- Fabian Tactics
- The tactics of delay and exerting great caution before proceeding were the strategy of the Roman general Quintus Fabius Maximus, who died circa 203 B.C. He was called the Cunctator (delayer), a nickname given because of his wariness. His tactics gave Rome time to recover its strength and take the offensive against the invading Carthaginian army of Hannibal. Fabian's stratagem was to avoid direct conflict. He maneuvered amid the hills, where Hannibal's cavalry was useless, and used hitand- run tactics that kept Hannibal off guard and eroded his forces. The strategy of the Cunctator has been followed by other generals in other wars. General George Washington employed this tactic with success against British soldiers in American Revolution.In 1884 a British socialist association was organized with the name Fabian Society. The society rejected Marxist revolutionary theory; their credo was that "the reorganization of society" could be accomplished "by stealing inches, not by grasping leagues." The intent of the society was to spread socialism, but gradually. Among their prominent members were Graham Wallace, Sidney and Beatrix Potter Webb, H. G. Wells, George Bernard Shaw, and Annie Besant. Today the society is a research institution.Fabianism, or Fabian tactics, has come to mean a gradual or cautious policy.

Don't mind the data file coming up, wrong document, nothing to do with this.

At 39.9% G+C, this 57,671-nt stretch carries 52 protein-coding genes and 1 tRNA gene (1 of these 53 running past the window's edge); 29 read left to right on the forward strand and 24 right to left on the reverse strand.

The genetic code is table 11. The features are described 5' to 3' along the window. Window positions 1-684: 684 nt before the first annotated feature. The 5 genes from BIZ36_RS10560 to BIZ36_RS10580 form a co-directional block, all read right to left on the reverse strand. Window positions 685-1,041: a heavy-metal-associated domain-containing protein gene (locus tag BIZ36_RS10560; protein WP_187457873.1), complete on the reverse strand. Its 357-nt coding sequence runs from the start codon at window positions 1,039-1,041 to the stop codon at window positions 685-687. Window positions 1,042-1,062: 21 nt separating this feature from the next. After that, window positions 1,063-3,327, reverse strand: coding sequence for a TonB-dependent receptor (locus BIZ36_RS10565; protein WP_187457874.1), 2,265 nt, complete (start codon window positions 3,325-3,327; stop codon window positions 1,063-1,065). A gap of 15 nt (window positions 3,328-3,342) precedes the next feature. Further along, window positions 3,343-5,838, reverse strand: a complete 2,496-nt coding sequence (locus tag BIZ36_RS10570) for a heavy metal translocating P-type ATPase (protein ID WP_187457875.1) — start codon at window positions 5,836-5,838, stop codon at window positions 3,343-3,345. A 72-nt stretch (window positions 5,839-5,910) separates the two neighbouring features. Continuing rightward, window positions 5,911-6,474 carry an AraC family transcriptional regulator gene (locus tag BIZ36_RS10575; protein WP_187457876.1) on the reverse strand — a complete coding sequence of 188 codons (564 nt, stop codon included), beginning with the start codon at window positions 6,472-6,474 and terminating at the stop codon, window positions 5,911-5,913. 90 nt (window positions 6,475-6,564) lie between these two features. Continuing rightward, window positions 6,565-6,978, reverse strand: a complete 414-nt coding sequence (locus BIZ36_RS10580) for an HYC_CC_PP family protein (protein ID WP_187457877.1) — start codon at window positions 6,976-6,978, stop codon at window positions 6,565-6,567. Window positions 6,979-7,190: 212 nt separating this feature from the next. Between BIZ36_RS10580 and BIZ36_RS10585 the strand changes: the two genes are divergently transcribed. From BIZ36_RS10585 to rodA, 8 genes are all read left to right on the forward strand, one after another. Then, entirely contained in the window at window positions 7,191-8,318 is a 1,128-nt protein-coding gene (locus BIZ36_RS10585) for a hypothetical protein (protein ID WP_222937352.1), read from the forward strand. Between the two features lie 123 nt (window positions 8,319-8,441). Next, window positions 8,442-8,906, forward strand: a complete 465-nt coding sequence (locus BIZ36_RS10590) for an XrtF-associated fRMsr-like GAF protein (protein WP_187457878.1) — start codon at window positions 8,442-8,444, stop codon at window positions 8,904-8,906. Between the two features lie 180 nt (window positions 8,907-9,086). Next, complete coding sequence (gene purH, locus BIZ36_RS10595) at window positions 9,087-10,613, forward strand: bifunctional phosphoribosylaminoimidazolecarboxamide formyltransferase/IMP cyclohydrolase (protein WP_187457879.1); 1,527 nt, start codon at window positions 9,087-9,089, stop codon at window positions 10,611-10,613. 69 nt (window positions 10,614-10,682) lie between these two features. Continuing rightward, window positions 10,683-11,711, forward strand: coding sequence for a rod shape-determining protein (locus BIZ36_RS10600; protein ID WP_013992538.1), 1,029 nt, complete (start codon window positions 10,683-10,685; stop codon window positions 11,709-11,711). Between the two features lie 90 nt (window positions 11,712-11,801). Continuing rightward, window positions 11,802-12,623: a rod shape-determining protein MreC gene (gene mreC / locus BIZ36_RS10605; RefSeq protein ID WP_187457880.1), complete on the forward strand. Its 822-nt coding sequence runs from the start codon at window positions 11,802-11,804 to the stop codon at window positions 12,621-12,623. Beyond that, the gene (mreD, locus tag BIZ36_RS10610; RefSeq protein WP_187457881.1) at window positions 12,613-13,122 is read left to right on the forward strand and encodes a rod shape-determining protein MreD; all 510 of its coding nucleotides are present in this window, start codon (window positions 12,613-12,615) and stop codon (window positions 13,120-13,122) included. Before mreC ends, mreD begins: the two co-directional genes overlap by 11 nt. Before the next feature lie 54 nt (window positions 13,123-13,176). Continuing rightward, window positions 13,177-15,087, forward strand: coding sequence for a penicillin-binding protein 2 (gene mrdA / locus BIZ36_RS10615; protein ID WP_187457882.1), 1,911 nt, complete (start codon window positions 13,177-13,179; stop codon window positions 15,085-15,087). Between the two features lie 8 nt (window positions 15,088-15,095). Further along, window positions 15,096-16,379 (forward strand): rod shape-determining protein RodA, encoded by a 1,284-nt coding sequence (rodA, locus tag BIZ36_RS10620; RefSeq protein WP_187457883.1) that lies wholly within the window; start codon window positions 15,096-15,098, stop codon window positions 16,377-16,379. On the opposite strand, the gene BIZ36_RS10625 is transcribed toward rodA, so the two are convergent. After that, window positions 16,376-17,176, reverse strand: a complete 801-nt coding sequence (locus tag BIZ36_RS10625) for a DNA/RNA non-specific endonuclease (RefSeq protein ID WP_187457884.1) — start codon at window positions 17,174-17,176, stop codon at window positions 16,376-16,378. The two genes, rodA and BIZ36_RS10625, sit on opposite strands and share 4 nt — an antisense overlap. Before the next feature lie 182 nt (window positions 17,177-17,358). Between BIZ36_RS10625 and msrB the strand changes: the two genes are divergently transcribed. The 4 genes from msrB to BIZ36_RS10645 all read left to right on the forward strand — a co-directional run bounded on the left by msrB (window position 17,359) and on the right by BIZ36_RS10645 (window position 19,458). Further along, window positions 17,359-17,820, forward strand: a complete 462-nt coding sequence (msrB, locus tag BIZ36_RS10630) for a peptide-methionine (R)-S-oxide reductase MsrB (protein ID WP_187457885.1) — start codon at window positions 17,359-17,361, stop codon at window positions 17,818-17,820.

Dictionary of eponyms. Morton S. Freeman. 2013.